Wednesday, June 7, 2017

Can One State Regulate Agricultural Production Activities in Other States?


In early 2014, the 2014 Farm Bill passed the Congress and was signed into law.  The legislation contains a projected $956 billion in spending over the next 10 years (much of which is attributable to spending on Food Stamps and related programs) which is approximately 50 percent more than the 2008 Farm Bill.  The Farm Bill also contained numerous other provisions such as repealing direct payments immediately, repealing seven other current commodity programs and making adjustments to payment limitations, program eligibility rules and the income limitation rule.

The Farm Bill also removed both the farm and non-farm AGI limitations of the 2008 Farm Bill and replaces them with a $900,000 AGI limitation applicable to any individual or entity.  The $900,000 AGI limitation applies to both commodity and conservation programs.  While the Farm Service Agency initially did not take into account any I.R.C. §179 deduction for an S corporation or a partnership, but did for a C corporation or an individual, their position has now changed so that issue is no longer on the table

However, the Farm Bill did not include a provision that was contained in the initial House version that would have barred a state, absent legitimate public safety concerns, from enacting legislation designed to regulate the production of out-of-state agricultural goods and livestock that are sold in that state.

So, can a state regulate the manner in which agricultural goods are produced in another state?  That’s the focus of today’s post.

California Law

The House Farm Bill provision was in response to a 2008 California (CA) ballot initiative (Proposition 2) that required all California egg producers to produce eggs from laying hens in cages that allowed the hens to “lie down, stand up, fully extend its limbs, and turn around freely.” Because of the additional cost placed on CA egg producers which made their eggs non-competitive with eggs produced in other states not subject to such restrictions, CA passed a law in 2010 (A.B. 1437) making it a crime to sell shelled eggs in CA (regardless of whether the eggs were produced in CA) that came from a laying hen that was confined in a cage not allowing the hen to “lie down, stand up, fully extend its limbs, and turn around freely.” The law was purportedly based on consumer health concerns, but it had the effect of regulating egg production in all states. The law applied to the sale of eggs for human consumption in CA occurring on or after January 1, 2015.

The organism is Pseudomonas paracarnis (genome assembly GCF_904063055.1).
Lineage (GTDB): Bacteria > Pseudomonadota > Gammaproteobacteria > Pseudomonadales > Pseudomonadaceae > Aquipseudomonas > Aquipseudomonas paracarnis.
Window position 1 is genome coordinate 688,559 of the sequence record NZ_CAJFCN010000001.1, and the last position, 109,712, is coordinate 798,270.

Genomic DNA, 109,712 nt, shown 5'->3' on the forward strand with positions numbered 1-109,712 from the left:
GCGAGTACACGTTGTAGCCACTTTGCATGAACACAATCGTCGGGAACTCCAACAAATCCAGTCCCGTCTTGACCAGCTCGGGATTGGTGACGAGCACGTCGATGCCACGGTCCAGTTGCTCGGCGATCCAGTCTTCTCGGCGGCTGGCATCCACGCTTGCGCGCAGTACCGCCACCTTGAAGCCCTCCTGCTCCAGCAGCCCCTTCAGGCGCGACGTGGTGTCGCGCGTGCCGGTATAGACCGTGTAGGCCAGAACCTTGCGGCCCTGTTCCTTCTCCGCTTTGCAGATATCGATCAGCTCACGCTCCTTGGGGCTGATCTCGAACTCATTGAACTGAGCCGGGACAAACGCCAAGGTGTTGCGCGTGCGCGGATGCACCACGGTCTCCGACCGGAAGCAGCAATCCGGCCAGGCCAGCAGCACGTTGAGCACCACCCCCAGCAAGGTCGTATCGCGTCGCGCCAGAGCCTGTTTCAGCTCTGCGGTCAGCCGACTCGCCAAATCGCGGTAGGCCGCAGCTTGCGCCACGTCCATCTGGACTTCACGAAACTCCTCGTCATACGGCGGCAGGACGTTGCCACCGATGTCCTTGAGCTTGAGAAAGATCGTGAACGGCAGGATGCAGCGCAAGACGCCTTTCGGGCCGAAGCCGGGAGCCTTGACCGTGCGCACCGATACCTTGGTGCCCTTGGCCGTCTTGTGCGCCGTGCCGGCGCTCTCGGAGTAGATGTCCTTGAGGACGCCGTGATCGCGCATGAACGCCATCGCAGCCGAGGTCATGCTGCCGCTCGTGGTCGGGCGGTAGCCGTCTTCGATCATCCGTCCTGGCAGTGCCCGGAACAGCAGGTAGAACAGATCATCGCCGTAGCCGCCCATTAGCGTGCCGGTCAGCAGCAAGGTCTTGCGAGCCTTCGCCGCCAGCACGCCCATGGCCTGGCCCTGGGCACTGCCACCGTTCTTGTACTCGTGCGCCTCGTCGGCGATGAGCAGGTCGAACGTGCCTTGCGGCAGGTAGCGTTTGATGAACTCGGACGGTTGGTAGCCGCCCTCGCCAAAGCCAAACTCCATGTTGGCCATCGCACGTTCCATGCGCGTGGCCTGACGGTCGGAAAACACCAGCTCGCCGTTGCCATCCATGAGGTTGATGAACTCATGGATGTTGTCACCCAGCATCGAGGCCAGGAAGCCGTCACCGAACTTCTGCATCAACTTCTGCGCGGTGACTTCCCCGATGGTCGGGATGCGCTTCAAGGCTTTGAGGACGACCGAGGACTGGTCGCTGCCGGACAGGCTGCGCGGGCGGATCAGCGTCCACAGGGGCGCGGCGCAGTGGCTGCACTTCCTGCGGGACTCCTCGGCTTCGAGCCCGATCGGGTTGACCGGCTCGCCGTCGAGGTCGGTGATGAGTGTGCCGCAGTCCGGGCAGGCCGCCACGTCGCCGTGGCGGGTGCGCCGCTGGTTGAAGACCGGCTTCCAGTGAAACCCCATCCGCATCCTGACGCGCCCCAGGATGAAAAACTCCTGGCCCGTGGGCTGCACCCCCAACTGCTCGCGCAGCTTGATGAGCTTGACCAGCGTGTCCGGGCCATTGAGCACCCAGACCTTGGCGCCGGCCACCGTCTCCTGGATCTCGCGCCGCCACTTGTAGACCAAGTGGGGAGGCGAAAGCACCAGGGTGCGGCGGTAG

Legal challenge.  In 2014, the Missouri (MO) Attorney General (and officials from other states) sued CA officials over the law.  They sought declaratory and injunctive relief, costs and fees, associated with blocking enforcement of the CA law.  The claim was that the law would increase size of egg-laying hen enclosures and decrease flock densities for egg producers in other states desiring to sell eggs in CA.  The lead plaintiff (MO) noted that CA consumers bought one-third of all eggs produced in MO in 2013 and that the CA requirement would substantially increase the cost of MO egg production if egg producers continue to sell eggs in CA, which will also make eggs too expensive to sell in other states. The plaintiff also noted that if MO producers choose to not participate in CA market, other markets will have surplus eggs and egg prices will fall which could force some producers out of business; suit claims that CA provision was an unconstitutional violation of the Commerce Clause by "conditioning the flow of goods across its state lines on the method of their production." In the alternative, the suit alleged federal preemption via 21 U.S.C. Sec. 1052(b) – the Federal Egg Products Inspection Act.